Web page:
Australasian Agribusiness Review - Vol. 16 - 2008
Vol 16 - Paper 1 (pp. 1-25)
Potential Returns to the Australian Sheep and Wool Industries from Effective R&D and Promotion Investments and their Sensitivities to Assumed Elasticity Values
Mounter et al. (2007) developed an equilibrium displacement model (EDM) of the Australian sheepmeat and wool industries. In this paper the EDM is used to estimate the potential annual returns and their distribution among the various industry sectors for nine hypothetical investment scenarios. Initially, the EDM is solved for the base set of parameter values. A formal stochastic sensitivity analysis is then undertaken to account for the uncertain parameter values in the model. The results were found to be relatively robust to different parameter values, indicating that the model as specified provides a credible framework to estimate and compare the potential impacts from new technologies, generic promotions and other industry changes in a consistent way.
Vol 16 - Paper 2
In recent years strictly coordinated supply chains have gained in importance in the agri-food business sector. In this context this article aims to provide a review of the state of the art of verticalisation and of supply chain management in agri-food business. Because today food retailers can be considered to be one of the most powerful actors in this sector the article also aims to provide an overview of the connection between retail developments and verticalisation. The proposition in this article is that retailers can be regarded as drivers of supply chain integration and their role in supply chain management is confirmed by recent developments in ‘new markets’ such as China, India, and Russia.
Vol 16 - Paper 3
Land Repair Fund: a model for exploiting the nexus between land repair, improved production and profit
Typically, the techniques used by the best farm managers to improve productivity are correlated with actions that address land and water degradation issues, thus establishing a nexus between land repair, improved production and profit.
To address broader environmental degradation issues, there are a number of programs through which landholders can voluntarily conserve areas of ecological value on their properties. They range from non-binding, temporary agreements to binding agreements that are attached perpetually to the title of the land.
There are other ecosystem values for which incentives are being developed, for example, salinity, carbon sequestration and amenity purposes and often there is a range of these that may be applicable to a particular land area.
This paper overviews some of the existing revolving fund schemes that have been implemented or are currently being tested in Australia, considers the payment of landholders for providing ecosystem services and then provides details on a case study of one type of revolving fund, the Land Repair Fund.
Vol 16 - Paper 4
a Australian Energy Market Commission, Sydney
b School of Marketing and Management, Charles Sturt University, Orange
c Faculty of Rural Management, University of Sydney, Orange
In the past China has been self-sufficient in beef products, but, with a dramatic increase in consumer spending on food, demand for beef, which is seen as a novel and nutritious food, has grown. By employing a partial equilibrium model and sensitivity analysis under different scenarios, this study found that an expanded dairy-beef industry would reduce the beef deficit that arises, from 2008 onwards. The additional dairy-beef production would reduce the price of beef, and reduce, although not fill, the projected gap of 50 000 tonnes per year. Without dairy-beef, China will have a significant beef shortage.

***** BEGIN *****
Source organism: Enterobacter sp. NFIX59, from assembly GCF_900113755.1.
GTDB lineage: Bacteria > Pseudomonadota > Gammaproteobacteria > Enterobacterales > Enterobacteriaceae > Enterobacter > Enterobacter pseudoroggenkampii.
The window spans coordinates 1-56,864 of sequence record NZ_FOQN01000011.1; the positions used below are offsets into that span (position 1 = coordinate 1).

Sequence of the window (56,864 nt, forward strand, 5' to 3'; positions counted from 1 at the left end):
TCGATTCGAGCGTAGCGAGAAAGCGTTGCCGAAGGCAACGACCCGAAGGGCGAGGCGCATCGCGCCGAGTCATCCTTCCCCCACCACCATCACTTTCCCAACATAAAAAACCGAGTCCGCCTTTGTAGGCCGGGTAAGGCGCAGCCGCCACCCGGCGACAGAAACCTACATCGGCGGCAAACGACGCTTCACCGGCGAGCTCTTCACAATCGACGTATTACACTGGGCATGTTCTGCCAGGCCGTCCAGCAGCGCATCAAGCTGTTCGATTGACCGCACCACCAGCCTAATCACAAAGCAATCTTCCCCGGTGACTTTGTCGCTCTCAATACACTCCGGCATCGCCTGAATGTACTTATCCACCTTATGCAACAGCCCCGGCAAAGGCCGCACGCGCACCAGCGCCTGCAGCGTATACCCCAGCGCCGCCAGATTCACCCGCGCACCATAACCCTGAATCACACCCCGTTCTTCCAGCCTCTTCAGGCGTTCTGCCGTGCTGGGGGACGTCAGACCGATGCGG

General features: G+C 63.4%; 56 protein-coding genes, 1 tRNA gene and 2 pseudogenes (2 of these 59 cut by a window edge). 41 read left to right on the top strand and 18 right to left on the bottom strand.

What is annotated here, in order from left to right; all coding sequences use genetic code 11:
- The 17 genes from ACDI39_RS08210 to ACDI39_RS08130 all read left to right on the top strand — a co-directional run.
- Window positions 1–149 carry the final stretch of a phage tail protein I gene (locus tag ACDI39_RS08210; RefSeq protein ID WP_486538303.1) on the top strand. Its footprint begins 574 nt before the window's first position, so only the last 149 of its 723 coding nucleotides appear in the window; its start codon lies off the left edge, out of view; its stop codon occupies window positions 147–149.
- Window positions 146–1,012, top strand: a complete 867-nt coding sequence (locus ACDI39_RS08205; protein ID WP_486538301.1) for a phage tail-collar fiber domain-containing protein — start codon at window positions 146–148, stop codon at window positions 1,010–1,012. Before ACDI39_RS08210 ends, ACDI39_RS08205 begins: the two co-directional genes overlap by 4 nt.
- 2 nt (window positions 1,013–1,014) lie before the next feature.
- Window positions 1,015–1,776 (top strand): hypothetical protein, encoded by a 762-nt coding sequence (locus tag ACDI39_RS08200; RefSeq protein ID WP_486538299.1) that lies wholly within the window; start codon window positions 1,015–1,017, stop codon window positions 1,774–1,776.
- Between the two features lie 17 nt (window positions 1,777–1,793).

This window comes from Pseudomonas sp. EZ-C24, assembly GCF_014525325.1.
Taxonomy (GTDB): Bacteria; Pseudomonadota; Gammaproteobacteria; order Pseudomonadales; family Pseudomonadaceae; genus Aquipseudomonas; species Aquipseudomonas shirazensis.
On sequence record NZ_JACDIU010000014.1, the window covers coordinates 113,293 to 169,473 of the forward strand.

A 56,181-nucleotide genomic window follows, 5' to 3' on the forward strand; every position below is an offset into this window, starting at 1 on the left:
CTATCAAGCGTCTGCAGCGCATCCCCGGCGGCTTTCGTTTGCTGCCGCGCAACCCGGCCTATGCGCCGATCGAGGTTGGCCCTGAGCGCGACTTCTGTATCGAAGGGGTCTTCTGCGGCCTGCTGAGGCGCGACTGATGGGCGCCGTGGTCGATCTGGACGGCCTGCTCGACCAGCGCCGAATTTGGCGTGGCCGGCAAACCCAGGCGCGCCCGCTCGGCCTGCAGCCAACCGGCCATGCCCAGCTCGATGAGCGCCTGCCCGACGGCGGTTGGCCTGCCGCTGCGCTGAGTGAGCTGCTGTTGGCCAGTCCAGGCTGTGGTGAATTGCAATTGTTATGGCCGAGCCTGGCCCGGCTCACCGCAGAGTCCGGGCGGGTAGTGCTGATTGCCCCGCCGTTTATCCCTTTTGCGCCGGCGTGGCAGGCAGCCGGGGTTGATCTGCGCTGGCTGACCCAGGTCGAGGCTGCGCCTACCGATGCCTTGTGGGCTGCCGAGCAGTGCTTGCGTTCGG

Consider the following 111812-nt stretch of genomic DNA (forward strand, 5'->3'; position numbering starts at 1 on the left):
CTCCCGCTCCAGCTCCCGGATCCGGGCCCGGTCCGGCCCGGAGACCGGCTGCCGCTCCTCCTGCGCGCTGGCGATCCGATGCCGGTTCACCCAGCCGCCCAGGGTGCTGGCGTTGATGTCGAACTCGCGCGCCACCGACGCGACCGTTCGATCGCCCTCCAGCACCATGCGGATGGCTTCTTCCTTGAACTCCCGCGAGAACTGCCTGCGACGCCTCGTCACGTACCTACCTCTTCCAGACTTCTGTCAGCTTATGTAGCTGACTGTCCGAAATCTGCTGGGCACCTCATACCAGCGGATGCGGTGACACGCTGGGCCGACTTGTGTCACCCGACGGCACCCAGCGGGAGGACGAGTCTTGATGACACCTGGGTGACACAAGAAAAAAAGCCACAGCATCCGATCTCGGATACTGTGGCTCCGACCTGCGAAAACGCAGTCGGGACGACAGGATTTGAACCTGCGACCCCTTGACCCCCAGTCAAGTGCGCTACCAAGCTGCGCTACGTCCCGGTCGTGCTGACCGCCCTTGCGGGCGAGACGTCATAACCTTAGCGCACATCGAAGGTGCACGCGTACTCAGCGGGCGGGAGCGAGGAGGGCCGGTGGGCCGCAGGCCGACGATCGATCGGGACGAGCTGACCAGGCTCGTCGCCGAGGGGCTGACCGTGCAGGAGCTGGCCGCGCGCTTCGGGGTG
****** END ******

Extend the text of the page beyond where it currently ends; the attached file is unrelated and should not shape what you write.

Vol 16 - Paper 5
Economic benefits that arise from conservation farming practices need to be assessed over several years to account for improvements in soil structure and nutrient levels. A gross margin model was used to assess benefits over the eight-year period 1999-2006 for 12 regions in the central west of NSW. The benefits from improved soil structure ranged from $39.85 to $114.26 per hectare (ha). A reduction in tractor power produced savings in the range of $6.74 to $40.98 per ha. The average net benefit of the adoption of conservation farming practices was $218 per ha over the eight years. The break-even time to pay back costs for the conversion of machinery for no-till seeding and purchasing a GPS guidance system was two to three seasons.
Vol 16 - Paper 6
China's food processing sector has arrived at a critical stage and the challenges for the food industry including undergoing relevant structural adjustments are well documented (OECD 2000). The Chinese domestic economy continues to boom and living standards of people continue to improve. Food processors need to adjust to increasingly diversified consumer demands and improve the quality and nutritional content of foods. The food industry also needs to enhance its international market access through product quality, variety, safety and other attributes of their food products. Product and process innovation has become one of the top driving forces for improving the competitiveness of China’s food processing industry both domestically and internationally (OECD 2000).
This paper examines through case study analysis the response of several food processors in China to the changes in their external business environment and makes some assessment of their adoption or otherwise of innovative strategies. While relevant studies have been pervasive in Western countries, there is a dearth of analysis of such issues in China.
Date Created: 03 June 2005